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G20 Summit Addresses Currencies In Watered-Down Communique

Russian President Dmitry Medvedev speaks at a news conference during the G20 summit in Seoul today.

Russian President Dmitry Medvedev speaks at a news conference during the G20 summit in Seoul today.

The leaders of the world’s top 20 economies vowed today to refrain from "competitive devaluation" of currencies after two days of talks in Seoul, South Korea.

The leaders of the Group of 20, in a joint declaration, also agreed to come up with "indicative guidelines" designed to identify and tackle large trade imbalances affecting world growth.

But the agreement fell short of U.S. proposals to set a limit on national trade deficits and surpluses, after opposition from China and Germany, the world's two biggest exporters.

Speaking at a news conference at the end of the summit, U.S. President Barack Obama said countries with large surpluses must shift away from an "unhealthy dependence" on exports.

"Some countries are running large surpluses, others running large deficits," Obama said. "Put simply, we risk slipping back into the old imbalances that contributed to the economic crisis in the first place and threaten global recovery."

Central to the debate on trade imbalances is the question of currency exchange rates.

U.S. officials say China's currency, the yuan, is artificially weak and gives Chinese exporters an unfair advantage as well as leading to Beijing amassing huge foreign reserves.

IMF Managing Director Dominique Strauss-Kahn listens during a plenary session of the G20 Summit in Seoul.
Obama renewed that criticism at today's press conference, saying, "China spends enormous amounts of money intervening in the market to keep [the yuan] undervalued. And so what we've said is it's important for China in a gradual fashion to transition to a market-based system."

But the United States, meanwhile, faces complaints from China and other nations that Washington is itself pushing down the value of the dollar. That's because the Federal Reserve -- the U.S. central bank -- has announced it is to pump $600 billion more money into the U.S. economy so as to stimulate growth, and that has the secondary effect of weakening the dollar.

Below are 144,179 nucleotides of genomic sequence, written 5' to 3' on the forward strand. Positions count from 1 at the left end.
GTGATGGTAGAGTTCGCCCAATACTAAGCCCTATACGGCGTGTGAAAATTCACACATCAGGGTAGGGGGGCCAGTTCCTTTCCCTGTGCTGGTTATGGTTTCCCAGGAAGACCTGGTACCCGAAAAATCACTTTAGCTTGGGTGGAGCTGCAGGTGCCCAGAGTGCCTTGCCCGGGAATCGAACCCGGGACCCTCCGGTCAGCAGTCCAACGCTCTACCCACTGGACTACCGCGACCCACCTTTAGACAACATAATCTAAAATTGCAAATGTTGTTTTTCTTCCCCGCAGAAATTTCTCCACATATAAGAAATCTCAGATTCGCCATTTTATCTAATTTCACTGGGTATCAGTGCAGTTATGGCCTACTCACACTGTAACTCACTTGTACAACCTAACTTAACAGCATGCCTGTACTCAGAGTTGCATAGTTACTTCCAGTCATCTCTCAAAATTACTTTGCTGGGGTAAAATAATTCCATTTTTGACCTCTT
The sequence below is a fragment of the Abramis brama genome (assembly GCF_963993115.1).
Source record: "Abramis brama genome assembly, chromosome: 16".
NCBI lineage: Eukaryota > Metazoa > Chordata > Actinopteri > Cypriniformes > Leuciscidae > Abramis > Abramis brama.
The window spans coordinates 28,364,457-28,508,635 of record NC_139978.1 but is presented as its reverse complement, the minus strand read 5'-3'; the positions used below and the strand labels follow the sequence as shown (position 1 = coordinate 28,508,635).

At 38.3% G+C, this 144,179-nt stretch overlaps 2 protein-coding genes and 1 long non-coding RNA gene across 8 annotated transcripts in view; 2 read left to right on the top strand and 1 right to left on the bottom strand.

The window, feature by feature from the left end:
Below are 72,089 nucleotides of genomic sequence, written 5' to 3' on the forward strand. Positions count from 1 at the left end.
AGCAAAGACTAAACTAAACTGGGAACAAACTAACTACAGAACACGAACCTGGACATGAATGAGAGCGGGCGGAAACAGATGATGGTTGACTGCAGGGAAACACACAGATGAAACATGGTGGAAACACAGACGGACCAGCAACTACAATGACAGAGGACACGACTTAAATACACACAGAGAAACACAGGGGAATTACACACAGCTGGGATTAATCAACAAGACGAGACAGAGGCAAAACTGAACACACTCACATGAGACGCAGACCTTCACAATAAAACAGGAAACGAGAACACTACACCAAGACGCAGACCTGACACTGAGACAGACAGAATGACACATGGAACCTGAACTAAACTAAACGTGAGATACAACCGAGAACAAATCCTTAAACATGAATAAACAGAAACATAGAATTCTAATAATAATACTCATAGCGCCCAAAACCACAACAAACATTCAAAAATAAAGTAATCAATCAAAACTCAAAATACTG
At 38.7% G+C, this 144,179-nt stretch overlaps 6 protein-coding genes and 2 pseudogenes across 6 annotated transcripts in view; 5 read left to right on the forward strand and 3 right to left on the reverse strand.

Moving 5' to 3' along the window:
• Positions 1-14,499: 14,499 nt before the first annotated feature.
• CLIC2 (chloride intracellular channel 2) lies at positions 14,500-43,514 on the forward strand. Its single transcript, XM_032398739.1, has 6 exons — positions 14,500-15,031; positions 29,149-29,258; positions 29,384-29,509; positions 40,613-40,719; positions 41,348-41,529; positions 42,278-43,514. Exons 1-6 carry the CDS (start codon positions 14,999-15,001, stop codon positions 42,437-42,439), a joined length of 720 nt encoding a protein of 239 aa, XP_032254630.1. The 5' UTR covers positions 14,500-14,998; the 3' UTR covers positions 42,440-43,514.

U.S. officials deny that the move represents intervention in exchange rates, saying the market is freely assigning value to the dollar.

'Past Excesses'

Little surprise, perhaps, that the final communiqué was watered-down and contained no explicit call for countries to stop undervaluing their currencies.

That leaves open the dispute between the United States and China, which has threatened to resurrect the kind of protectionist policies that have proven so destructive in the past.

In a separate development, G20 leaders wowed to guard against “the past excesses of the financial sector” that triggered the global financial crisis. In their statement, the leaders backed tighter financial regulations, including bank capital and liquidity standards.

G20 leaders also gave their backing to sweeping reforms designed to give emerging economies a bigger say in the International Monetary Fund, which has long been dominated by Western powers.

The IMF's 24-member executive board had already agreed the changes.

Europe has agreed to give up two seats, while Brazil, Russia, India, and China will all be among the top 10 IMF shareholders. China will move up to the third-largest shareholder, from sixth place.

Meanwhile Britain, France, Germany, Italy, and Spain jointly sought to reassure investors over Ireland's financial crisis, saying no private money would be required in case of a bailout.

In a declaration issued at the Seoul summit, the finance ministers from the five countries said any new bail-out mechanism would “only come into effect after mid-2013” and would have “no impact whatsoever on the current arrangements.”

written by Antoine Blua, based on agency reports